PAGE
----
U.S. terrorism finance laws and policies unfairly prevent Muslims in Southern California and around the nation from practicing their religion through charitable giving, and undermine America’s diplomatic efforts in Muslim countries, according to an American Civil Liberties Union report released late Monday. The 164-page report, “Blocking Faith, Freezing Charity,” is the first comprehensive report that documents the serious effects of Bush administration terrorism finance laws on Muslim communities.
“Without notice and through the use of secret evidence and opaque procedures, the Treasury Department has effectively closed down seven U.S.-based Muslim charities, including several of the nations’ largest Muslim charities,” said Jennifer Turner, a researcher with the ACLU Human Rights Program and author of the report. “While terrorism financing laws are meant to make us safer, policies that give the appearance of a war on Islam only serve to undermine America’s diplomatic efforts just as President Obama reaches out to the Muslim world. These counter-productive practices alienate American Muslims who are key allies and chill legitimate humanitarian aid in parts of the world where charities’ good works could be most effective in winning hearts and minds.”
According to the report, for which the ACLU conducted 120 interviews with Muslim community leaders and donors in several states, including California, federal law enforcement agents are engaging in practices that intimidate Muslim American donors, such as widespread interviews about their donations and surveillance of donations at mosques. Those interviewed say the government’s actions have a chilling effect on Muslim charitable giving, or Zakat, one of the five pillars of Islam and a religious obligation for all observant Muslims.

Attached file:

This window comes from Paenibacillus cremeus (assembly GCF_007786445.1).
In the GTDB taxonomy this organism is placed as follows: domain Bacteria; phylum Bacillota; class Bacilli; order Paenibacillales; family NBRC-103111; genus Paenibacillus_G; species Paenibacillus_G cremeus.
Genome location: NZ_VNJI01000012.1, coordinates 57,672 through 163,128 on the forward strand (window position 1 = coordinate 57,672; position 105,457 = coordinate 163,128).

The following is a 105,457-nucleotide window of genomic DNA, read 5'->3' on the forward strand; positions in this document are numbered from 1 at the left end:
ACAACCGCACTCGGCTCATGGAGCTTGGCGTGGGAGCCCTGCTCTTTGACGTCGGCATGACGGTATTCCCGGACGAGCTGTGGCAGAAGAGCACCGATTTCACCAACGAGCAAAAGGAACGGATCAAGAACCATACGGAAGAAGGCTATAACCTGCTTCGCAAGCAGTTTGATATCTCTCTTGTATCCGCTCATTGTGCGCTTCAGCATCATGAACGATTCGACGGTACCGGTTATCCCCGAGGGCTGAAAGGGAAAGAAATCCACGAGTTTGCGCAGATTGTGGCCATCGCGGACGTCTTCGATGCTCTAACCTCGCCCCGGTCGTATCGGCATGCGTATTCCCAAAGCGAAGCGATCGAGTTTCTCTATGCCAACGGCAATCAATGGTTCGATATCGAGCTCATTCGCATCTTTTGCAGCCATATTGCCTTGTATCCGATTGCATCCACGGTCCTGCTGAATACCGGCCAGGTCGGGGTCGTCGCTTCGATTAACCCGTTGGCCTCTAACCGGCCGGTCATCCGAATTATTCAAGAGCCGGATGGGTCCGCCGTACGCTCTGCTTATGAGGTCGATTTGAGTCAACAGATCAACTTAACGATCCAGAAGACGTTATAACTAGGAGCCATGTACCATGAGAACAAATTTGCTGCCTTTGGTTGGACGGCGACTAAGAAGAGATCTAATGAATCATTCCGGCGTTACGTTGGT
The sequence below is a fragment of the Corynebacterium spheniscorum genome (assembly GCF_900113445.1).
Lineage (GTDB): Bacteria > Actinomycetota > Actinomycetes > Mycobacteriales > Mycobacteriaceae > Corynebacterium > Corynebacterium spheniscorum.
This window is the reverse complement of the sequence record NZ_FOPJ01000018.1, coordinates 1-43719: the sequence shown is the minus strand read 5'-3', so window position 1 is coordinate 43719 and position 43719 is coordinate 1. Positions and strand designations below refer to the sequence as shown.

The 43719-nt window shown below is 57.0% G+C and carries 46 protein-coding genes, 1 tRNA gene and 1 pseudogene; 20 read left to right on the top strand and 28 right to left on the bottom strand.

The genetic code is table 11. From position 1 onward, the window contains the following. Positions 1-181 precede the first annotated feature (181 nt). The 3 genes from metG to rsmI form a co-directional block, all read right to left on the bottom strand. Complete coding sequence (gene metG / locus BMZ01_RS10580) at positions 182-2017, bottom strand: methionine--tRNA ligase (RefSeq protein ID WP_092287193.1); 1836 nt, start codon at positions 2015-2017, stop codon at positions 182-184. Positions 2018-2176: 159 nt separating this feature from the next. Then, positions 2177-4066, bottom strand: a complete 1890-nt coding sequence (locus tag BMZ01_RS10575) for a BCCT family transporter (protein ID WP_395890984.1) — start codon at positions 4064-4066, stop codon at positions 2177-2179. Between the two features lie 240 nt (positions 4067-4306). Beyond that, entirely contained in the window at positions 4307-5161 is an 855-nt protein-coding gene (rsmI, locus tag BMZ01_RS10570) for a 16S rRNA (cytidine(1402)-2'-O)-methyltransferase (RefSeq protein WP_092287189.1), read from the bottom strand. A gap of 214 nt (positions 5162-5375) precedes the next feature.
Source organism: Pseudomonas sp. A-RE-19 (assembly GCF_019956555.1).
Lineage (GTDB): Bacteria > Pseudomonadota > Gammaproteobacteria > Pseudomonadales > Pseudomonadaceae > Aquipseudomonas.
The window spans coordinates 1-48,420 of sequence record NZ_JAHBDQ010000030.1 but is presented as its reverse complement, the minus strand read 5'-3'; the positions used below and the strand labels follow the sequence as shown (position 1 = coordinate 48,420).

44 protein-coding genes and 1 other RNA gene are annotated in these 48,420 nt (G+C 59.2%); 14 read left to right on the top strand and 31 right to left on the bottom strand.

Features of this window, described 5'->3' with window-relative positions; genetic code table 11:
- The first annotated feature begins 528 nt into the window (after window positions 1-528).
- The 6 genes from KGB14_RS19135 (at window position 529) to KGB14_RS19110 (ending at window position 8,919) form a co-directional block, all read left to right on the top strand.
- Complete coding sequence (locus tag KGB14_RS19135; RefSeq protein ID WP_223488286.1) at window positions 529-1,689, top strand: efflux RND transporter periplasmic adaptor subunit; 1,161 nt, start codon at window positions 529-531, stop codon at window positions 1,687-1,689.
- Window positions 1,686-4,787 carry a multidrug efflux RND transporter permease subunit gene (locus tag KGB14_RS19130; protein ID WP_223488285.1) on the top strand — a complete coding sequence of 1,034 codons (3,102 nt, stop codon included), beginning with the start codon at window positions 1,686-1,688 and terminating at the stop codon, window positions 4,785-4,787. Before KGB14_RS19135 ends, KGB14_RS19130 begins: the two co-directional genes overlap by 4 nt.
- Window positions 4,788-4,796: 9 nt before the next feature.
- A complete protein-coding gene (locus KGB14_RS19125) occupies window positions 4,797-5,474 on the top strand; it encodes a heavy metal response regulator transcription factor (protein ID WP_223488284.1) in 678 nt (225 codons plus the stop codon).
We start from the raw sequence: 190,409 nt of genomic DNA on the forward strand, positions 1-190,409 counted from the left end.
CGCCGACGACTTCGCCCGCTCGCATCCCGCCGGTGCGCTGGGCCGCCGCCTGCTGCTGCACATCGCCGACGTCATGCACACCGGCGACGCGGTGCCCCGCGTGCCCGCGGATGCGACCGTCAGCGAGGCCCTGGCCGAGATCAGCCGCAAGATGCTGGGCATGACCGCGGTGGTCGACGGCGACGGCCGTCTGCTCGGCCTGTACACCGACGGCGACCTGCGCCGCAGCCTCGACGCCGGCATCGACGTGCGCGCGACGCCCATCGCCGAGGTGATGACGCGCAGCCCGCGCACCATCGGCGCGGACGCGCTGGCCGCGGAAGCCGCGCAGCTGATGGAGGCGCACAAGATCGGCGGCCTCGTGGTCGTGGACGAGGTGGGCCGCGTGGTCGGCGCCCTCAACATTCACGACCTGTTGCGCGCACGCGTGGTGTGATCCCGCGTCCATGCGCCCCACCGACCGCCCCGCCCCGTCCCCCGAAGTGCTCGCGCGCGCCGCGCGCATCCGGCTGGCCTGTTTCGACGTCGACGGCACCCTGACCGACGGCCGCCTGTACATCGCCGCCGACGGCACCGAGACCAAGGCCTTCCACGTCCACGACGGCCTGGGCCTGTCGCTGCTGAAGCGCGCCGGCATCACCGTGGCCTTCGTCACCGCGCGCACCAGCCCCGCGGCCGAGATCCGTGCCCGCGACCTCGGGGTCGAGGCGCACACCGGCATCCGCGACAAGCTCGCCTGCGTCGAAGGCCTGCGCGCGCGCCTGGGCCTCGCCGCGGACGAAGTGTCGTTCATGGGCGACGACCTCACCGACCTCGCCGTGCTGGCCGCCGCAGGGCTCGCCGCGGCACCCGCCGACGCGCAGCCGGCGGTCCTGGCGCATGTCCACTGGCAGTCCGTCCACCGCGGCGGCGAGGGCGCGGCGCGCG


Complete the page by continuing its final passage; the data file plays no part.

In one case, a Buena Park man was held for two years in immigration custody and threatened with deportation for his role as an independent contractor to a charitable organization that provided humanitarian relief in the Middle East and around the world. The government shut down the organization, the Holy Land Foundation, in 2001 even though it admits the money went to legitimate charitable causes.
“It’s ironic and extremely sad that laws designed to prevent another 9/11 have instead served to curtail the provision of humanitarian relief to people around the world who need it most, while undermining religious freedom here in the United States – one of the freedoms that makes our nation worth protecting,” said Ahilan Arulanantham, director of immigrants’ rights and national security at ACLU/SC. “We hope that the comprehensive information set forth in this report will spark reform of these misguided laws.”
There has been extensive FBI surveillance of charitable organizations and fundraising activities for humanitarian relief in Southern California, according to the agency’s own records obtained by the ACLU of Southern California under the Freedom of Information Act. Under a constant microscope, many Muslims Americans in Southern California are no longer freely giving. They are finding themselves having to choose between their fear of vague and overbroad laws about charitable giving and discriminatory enforcement of those laws, and their religious obligations to give to charities.
“There is a pervasive fear in our community that has to be undone. People are afraid to give to worthy causes because of flawed laws that have criminalized legitimate humanitarian aid,” said Shakeel Syed, executive director of the Islamic Shura Council of Southern California, an umbrella organization representing over 70 mosques and Muslim organizations. “If a Muslim American is going to have second thought before he or she fulfills their religious obligation, then we are no longer living in a country governed by the U.S. Constitution.”
In his speech from Cairo on June 4, President Obama raised the issue of terrorism finance laws that have an adverse effect on Muslim giving. The ACLU report makes comprehensive recommendations to the Obama administration and Congress that are necessary to ensure terrorism financing policies are consistent with American values of due process and religious freedom.

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